European Parliaments in Times of Coronavirus

Parliaments perform key tasks in democracies. The Coronavirus disease has led to lockdowns around the world. Measures undertaken by Member States have had an unprecedented impact on public life. Are governments then the main players calling the shots, removing parliaments to the side-lines? A stock-taking exercise shows that in a majority of EU parliaments, MPs are in the process of finding ways to debate – at least the most important crisis measures – and increasingly meet online. It is clear that governments are at the centre stage in this time of emergency. This becomes problematic if there is no clear end to this ‘state of danger’ and when (new) crisis measures are no longer democratically debated.

Parliaments have several key functions in democratic systems. These reach from scrutinising the work of the government to debating issues of the day. The Corona virus disease pandemic (Covid-19) has caused a ‘health war’ that has led to lockdowns around the world.  While there is no uniform approach of how to deal with this crisis within the European Union (EU), measures undertaken by Member States have had an unprecedented impact on public life.  The following question then comes to mind: how has this health crisis impacted on parliamentary work across Member States? To put it simply: Are governments the main players calling the shots? Are parliaments removed to the side-lines, sitting in the bleachers? This is however not a question of empirical interest only. What are the implications of this (possible) ‘upgrade’ of the executive for ‘democracy’?

This stock-taking exercise will include the European Parliament and the UK parliament, as the UK is still in a transition period in its relationship with the EU. Let us first turn to the practical political process: Not surprisingly, in no parliament, be it in the EU or around the world, is it business ‘as usual’. A very selected number of parliaments – the Swedish Riksdag being a case in point – still hold plenary and committee meetings as before the crisis, but the number of MPs required to vote has been reduced.

A majority of Member States have reduced the number of committee and plenary meetings with a restricted programme, often focusing on crisis related measures. This includes Bulgaria, Denmark, the Netherlands to Slovenia, to give just some examples. Parliaments also increasingly meet online. There is great variation when it comes to the meetings that still do take place and how this is organised. To give just three examples: In the French parliament there are different approaches, even across parliamentary chambers. The Senate is holding less plenary sessions – only one plenary sitting a week, limited to 10 questions for the government. The National Assembly has also reduced the number of its meetings and is holding them remotely. Apart from selected urgent bills on the COVID-19 pandemic that empower the government to undertake special measures to combat the pandemic, committees have not been holding meetings on legislative texts.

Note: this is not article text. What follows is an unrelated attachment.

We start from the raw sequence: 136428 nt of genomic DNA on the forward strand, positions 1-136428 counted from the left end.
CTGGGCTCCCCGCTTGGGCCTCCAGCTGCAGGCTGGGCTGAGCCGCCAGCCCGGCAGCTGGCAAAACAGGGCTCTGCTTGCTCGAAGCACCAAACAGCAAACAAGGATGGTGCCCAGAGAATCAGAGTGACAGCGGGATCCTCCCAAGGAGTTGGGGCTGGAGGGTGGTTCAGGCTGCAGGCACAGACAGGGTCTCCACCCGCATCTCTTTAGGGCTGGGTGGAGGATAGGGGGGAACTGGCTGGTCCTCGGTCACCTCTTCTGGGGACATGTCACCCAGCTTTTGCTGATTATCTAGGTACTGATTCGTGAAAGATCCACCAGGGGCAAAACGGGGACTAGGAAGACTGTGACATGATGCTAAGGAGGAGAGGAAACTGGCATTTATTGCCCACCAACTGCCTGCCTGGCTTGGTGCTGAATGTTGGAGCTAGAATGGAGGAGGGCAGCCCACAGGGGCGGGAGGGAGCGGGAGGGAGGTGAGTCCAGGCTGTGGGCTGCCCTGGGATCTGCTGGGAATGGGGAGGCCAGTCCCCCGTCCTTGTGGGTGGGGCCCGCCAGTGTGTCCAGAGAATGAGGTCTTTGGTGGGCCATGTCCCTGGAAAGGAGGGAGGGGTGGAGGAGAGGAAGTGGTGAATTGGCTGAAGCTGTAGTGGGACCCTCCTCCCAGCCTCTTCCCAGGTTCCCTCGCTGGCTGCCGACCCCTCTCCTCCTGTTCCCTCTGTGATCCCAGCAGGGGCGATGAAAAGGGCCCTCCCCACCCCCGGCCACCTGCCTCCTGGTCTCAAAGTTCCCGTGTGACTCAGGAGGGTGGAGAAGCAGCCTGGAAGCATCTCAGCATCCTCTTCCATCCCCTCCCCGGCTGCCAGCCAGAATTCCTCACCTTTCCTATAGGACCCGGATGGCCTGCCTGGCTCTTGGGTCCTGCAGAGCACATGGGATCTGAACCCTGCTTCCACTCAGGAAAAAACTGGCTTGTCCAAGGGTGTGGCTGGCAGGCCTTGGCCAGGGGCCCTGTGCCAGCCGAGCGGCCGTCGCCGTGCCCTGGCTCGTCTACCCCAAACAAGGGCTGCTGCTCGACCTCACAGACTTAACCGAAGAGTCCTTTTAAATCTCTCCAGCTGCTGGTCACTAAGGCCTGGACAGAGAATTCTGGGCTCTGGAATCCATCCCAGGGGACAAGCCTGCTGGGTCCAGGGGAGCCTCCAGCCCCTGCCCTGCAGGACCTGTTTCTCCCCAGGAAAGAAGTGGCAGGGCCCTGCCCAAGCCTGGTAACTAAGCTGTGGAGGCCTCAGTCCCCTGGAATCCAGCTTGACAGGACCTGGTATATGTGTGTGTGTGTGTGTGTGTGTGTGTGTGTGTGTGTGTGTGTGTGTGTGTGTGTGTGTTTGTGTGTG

In the UK, we also see different approaches across houses of parliament, albeit variations of the same theme of holding the account (mostly) virtually. MPs are set to be able to question ministers via Zoom in the House of Commons. 120 MPs are to take part in proceedings virtually, while around 50 could meet with strict social distancing rules in place. This will lead to a hybrid parliament, which is a first in its 700-year history.  The measures will still need the approval of MPs when they return from Easter recess on 21 April. In the House of Lords the online tool ‘Microsoft Teams’ will be available to all members after the Easter break. The House will also to meet in a very limited physical presence, but it is not yet clear what exactly this will entail.

The EP has tried to maintain parliamentary activity by having mini sessions in Brussels, holding e-votes and organising committee meetings via video link. MEPs are in the process of adopting another set of emergency measures at a (predominantly virtual) plenary. As Politico reports an increasing number of MEPs, however, feel they have ‘become irrelevant’ at a time when they should be holding governments and other EU institutions to account.

On the other side of the spectrum we see parliaments who hold no meetings at all or have been suspended. Notable examples include Belgium and the Czech Republic. In extreme cases, and here Hungary is the most notable example, the Government rules by decree for an indefinite period. Based on a law passed by the Hungarian parliament on 30 March, the government can extend the state of emergency indefinitely. The bill also introduces prison sentences of up to five years for spreading misinformation, hindering a governmental response to the pandemic. This has caused the Chair of the EP Civil Liberties Committee to express his concern. While Member states have a responsibility to take protective measures in these hard times, fundamental rights, rule of law and democratic principles should be upheld.

Where do we go from here? What does all this imply for (parliamentary) democracy? In a majority of EU parliaments, MPs are in the process of finding ways to debate – at least the most important crisis measures – and increasingly meeting online. While they are thus not completely removed from political process, it is clear that governments are calling the shots in this time of emergency. This becomes problematic if there is no clear end to this ‘state of danger’ and when (new) crisis measures are no longer democratically debated.


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